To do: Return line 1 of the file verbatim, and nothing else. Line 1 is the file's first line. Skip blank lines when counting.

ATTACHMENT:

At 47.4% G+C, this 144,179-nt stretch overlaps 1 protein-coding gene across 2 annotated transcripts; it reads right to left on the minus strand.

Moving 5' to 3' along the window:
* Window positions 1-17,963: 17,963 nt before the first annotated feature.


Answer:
At 47.4% G+C, this 144,179-nt stretch overlaps 1 protein-coding gene across 2 annotated transcripts; it reads right to left on the minus strand.